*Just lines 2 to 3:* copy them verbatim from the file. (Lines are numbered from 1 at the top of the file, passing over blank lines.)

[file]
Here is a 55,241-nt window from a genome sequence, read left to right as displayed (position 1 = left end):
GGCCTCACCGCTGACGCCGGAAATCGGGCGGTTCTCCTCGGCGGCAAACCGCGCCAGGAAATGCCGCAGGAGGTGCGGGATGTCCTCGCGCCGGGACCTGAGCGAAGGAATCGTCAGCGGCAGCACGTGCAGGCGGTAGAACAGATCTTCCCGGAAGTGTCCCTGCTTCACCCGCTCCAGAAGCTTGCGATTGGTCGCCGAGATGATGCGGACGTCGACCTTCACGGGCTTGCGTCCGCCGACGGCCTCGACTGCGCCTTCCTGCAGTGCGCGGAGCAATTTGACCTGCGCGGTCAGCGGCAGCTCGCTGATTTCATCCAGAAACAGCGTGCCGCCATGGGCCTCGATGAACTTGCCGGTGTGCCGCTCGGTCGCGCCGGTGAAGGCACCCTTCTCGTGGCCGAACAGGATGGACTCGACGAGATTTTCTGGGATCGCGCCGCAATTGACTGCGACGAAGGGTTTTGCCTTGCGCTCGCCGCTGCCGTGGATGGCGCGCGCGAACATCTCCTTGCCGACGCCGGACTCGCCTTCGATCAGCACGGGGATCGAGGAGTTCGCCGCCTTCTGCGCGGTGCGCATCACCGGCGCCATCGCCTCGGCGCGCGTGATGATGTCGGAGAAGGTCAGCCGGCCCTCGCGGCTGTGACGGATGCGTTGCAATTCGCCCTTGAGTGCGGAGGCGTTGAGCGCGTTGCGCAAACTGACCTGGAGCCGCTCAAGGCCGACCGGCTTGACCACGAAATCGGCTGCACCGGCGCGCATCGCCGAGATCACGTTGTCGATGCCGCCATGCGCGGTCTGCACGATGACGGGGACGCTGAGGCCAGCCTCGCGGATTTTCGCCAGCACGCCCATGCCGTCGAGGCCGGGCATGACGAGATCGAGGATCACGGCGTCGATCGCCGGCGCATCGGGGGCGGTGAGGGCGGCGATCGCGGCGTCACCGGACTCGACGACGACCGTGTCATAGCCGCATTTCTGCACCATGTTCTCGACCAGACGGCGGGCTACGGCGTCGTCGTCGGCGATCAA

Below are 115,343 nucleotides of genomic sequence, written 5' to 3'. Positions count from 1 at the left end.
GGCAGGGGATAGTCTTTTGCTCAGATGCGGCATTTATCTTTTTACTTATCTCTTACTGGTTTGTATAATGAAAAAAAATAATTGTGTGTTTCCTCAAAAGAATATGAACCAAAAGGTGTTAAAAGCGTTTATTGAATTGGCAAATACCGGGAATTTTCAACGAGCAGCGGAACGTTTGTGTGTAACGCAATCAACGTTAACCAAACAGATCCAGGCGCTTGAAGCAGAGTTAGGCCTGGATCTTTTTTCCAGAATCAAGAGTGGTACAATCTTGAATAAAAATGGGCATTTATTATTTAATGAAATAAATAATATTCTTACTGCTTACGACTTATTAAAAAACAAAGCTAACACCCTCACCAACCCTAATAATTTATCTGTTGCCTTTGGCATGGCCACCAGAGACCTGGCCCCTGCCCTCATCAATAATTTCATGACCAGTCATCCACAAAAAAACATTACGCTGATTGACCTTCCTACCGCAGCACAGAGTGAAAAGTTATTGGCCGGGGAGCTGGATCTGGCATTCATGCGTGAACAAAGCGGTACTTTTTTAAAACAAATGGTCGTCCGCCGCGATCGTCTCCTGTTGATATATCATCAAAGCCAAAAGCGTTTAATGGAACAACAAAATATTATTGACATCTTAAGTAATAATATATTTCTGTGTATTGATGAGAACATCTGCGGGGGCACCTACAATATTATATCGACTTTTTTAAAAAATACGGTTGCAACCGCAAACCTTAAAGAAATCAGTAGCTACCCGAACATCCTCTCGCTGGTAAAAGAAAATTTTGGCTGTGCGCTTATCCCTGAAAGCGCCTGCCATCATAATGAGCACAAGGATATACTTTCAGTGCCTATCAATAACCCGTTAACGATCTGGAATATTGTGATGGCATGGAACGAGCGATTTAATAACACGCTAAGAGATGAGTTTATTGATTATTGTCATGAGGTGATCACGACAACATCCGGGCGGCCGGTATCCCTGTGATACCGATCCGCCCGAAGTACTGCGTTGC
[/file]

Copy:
GGCCTCACCGCTGACGCCGGAAATCGGGCGGTTCTCCTCGGCGGCAAACCGCGCCAGGAAATGCCGCAGGAGGTGCGGGATGTCCTCGCGCCGGGACCTGAGCGAAGGAATCGTCAGCGGCAGCACGTGCAGGCGGTAGAACAGATCTTCCCGGAAGTGTCCCTGCTTCACCCGCTCCAGAAGCTTGCGATTGGTCGCCGAGATGATGCGGACGTCGACCTTCACGGGCTTGCGTCCGCCGACGGCCTCGACTGCGCCTTCCTGCAGTGCGCGGAGCAATTTGACCTGCGCGGTCAGCGGCAGCTCGCTGATTTCATCCAGAAACAGCGTGCCGCCATGGGCCTCGATGAACTTGCCGGTGTGCCGCTCGGTCGCGCCGGTGAAGGCACCCTTCTCGTGGCCGAACAGGATGGACTCGACGAGATTTTCTGGGATCGCGCCGCAATTGACTGCGACGAAGGGTTTTGCCTTGCGCTCGCCGCTGCCGTGGATGGCGCGCGCGAACATCTCCTTGCCGACGCCGGACTCGCCTTCGATCAGCACGGGGATCGAGGAGTTCGCCGCCTTCTGCGCGGTGCGCATCACCGGCGCCATCGCCTCGGCGCGCGTGATGATGTCGGAGAAGGTCAGCCGGCCCTCGCGGCTGTGACGGATGCGTTGCAATTCGCCCTTGAGTGCGGAGGCGTTGAGCGCGTTGCGCAAACTGACCTGGAGCCGCTCAAGGCCGACCGGCTTGACCACGAAATCGGCTGCACCGGCGCGCATCGCCGAGATCACGTTGTCGATGCCGCCATGCGCGGTCTGCACGATGACGGGGACGCTGAGGCCAGCCTCGCGGATTTTCGCCAGCACGCCCATGCCGTCGAGGCCGGGCATGACGAGATCGAGGATCACGGCGTCGATCGCCGGCGCATCGGGGGCGGTGAGGGCGGCGATCGCGGCGTCACCGGACTCGACGACGACCGTGTCATAGCCGCATTTCTGCACCATGTTCTCGACCAGACGGCGGGCTACGGCGTCGTCGTCGGCGATCAA

Below are 115,343 nucleotides of genomic sequence, written 5' to 3'. Positions count from 1 at the left end.